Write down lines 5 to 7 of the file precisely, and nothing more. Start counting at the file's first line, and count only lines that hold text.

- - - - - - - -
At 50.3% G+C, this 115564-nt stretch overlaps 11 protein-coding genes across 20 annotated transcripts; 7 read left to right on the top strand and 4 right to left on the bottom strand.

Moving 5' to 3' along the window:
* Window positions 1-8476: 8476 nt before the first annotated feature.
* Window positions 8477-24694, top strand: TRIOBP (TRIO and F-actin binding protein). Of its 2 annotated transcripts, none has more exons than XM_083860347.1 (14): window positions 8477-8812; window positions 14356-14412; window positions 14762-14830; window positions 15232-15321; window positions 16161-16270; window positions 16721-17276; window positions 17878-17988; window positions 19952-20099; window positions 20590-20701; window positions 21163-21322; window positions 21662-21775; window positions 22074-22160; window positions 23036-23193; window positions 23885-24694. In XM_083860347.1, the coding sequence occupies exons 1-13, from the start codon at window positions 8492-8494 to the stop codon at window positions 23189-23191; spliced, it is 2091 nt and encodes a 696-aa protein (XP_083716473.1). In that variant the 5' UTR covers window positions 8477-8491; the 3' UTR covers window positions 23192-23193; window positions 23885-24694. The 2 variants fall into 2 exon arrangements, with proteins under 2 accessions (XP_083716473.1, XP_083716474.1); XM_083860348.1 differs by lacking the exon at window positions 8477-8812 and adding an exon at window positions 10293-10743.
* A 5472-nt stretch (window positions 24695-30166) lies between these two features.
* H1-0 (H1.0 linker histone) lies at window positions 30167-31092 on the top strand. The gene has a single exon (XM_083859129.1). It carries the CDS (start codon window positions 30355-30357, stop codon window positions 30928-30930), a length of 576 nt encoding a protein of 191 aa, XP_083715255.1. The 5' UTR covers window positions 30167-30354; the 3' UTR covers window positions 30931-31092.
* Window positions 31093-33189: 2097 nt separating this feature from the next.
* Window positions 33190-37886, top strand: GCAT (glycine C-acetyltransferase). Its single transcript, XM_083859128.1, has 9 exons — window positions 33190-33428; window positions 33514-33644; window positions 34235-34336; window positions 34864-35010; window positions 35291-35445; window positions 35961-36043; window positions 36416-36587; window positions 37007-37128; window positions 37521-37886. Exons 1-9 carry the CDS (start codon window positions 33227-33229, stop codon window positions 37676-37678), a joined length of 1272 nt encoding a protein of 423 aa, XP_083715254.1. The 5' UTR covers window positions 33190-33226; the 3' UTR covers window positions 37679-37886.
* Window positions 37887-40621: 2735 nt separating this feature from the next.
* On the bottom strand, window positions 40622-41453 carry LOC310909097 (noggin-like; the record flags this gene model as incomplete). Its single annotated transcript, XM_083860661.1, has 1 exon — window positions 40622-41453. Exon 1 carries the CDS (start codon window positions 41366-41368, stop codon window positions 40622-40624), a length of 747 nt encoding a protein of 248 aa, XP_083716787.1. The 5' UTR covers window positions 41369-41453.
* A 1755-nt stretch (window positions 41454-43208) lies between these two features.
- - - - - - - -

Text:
* A 5472-nt stretch (window positions 24695-30166) lies between these two features.
* H1-0 (H1.0 linker histone) lies at window positions 30167-31092 on the top strand. The gene has a single exon (XM_083859129.1). It carries the CDS (start codon window positions 30355-30357, stop codon window positions 30928-30930), a length of 576 nt encoding a protein of 191 aa, XP_083715255.1. The 5' UTR covers window positions 30167-30354; the 3' UTR covers window positions 30931-31092.
* Window positions 31093-33189: 2097 nt separating this feature from the next.